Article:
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Dental Health for Seniors: Keeping You Smiling At Your Neighbors

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Dental Health for Seniors: Keeping You Smiling At Your Neighbors

We love to see smiling residents greeting each other around The Gardens at Barry Road assisted living community, which is why we encourage all our residents to take time for good dental health and hygiene.

As you age, you may face dental health challenges that aren't as common for those of younger years. If we're being honest, teeth simply don't seem made to withstand the same number of years that the rest of our body can. But whether you're dealing with all-original chompers or a variation of bridges and dentures, you can take action to make your smile the best it can be.

Oral Health Issues Common With Age

As you age, you might contend with mouth-related problems that are unfamiliar to you. Luckily, many of these issues are common, and your dentist and other healthcare professionals can offer some relief and remedy. Common issues might include:

  • Wear and tear on your teeth. If you still have original teeth, you've been putting them to work for decades. Over time, the enamel that protects your teeth wears down, leaving your chompers vulnerable to cavities.
  • Decaying roots. The same type of wear and tear and simple aging can make you more susceptible to root decay or problems with your gums.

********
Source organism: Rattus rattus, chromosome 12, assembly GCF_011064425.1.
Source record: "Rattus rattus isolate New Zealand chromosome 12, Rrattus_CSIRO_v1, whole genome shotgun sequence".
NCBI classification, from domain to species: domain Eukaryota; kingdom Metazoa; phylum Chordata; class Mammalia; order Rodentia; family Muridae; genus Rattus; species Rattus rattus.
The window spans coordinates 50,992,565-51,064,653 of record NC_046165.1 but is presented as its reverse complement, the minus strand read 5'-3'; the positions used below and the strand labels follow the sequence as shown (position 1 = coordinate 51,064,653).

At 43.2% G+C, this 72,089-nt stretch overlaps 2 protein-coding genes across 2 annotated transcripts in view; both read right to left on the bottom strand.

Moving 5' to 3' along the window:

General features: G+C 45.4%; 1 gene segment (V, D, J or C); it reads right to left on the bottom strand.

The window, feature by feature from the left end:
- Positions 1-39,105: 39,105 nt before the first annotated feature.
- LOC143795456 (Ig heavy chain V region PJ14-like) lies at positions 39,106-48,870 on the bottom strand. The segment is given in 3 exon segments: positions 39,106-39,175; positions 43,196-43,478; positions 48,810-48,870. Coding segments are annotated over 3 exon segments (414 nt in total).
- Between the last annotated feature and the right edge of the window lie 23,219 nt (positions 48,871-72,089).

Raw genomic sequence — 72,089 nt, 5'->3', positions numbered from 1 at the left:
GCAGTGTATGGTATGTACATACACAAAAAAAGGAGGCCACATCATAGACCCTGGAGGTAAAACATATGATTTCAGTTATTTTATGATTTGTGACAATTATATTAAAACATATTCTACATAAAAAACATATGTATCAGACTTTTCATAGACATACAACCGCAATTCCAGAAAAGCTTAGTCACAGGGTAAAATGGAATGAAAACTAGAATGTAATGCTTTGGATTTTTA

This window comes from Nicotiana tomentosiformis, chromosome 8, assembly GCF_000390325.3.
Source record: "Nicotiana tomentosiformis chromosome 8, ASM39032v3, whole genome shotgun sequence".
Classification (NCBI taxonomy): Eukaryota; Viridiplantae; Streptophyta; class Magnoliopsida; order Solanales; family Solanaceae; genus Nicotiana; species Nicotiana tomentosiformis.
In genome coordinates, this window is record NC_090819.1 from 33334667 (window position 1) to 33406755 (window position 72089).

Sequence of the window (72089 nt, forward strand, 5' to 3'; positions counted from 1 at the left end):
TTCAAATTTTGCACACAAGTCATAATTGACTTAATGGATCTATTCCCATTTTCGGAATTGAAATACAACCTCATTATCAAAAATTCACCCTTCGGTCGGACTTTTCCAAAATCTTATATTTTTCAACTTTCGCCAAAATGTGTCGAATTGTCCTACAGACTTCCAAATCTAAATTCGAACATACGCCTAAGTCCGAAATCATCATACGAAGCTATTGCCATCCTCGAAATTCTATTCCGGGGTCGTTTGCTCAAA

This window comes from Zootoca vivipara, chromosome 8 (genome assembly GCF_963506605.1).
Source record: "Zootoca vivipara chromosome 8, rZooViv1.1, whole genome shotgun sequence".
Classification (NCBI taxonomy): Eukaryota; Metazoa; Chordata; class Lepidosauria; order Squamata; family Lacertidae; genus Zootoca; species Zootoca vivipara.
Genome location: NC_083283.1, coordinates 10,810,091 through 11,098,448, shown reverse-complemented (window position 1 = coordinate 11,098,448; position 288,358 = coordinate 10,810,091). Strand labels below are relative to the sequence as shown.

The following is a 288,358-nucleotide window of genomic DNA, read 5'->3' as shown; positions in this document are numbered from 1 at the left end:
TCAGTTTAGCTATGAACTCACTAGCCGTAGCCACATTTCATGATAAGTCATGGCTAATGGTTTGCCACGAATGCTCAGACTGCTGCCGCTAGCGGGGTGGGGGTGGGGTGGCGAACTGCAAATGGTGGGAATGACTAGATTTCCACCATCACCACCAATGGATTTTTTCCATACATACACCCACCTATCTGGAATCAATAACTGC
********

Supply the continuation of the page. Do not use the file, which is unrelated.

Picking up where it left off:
• Dry mouth. Commonly used medications can lead to dry mouth, something many seniors deal with.
  • Issues with dentures or bridges. If you've had implants or have bridges or dentures, you can deal with fitting and maintenance issues.

Tips for Maintaining Oral Health

Many of these common senior dental health issues can be treated or even avoided by maintaining good oral health and working closely with your dentist.

It's obviously important to see your dentist regularly for checkups and cleanings, and brushing at least twice a day and flossing once is still as important as it was when you learned about it in grade school. But you can take a few other actions to help safeguard your dental health.

  • Chew sugar-free gum if possible to promote saliva, which naturally cleans the teeth and helps prevent dry mouth.
  • Talk to your dentist about the right mouthwash for you. Antibacterial mouthwash is no longer synonymous with stinging, alcohol-based liquids, and the right product can help you fight plaque in just a few seconds a day.
  • Quit your tobacco habit. Tobacco stains the teeth and has been linked with risks of cancer in the mouth as well as numerous other health issues.
  • Ask your dental professional about the best ways to care for dentures or implants to ensure they remain viable long term and don't negatively impact the health of the rest of your mouth.

Taking regular steps to maintain oral hygiene goes a long way to protecting your smile, but make sure to consult your dentist if you're worried about any issues such as pain in your mouth or teeth, sensitivity to cold or heat in your teeth, bleeding in your mouth or loose teeth.

And if you need assistance in caring for your oral health, talk to one of our compassionate staff members today.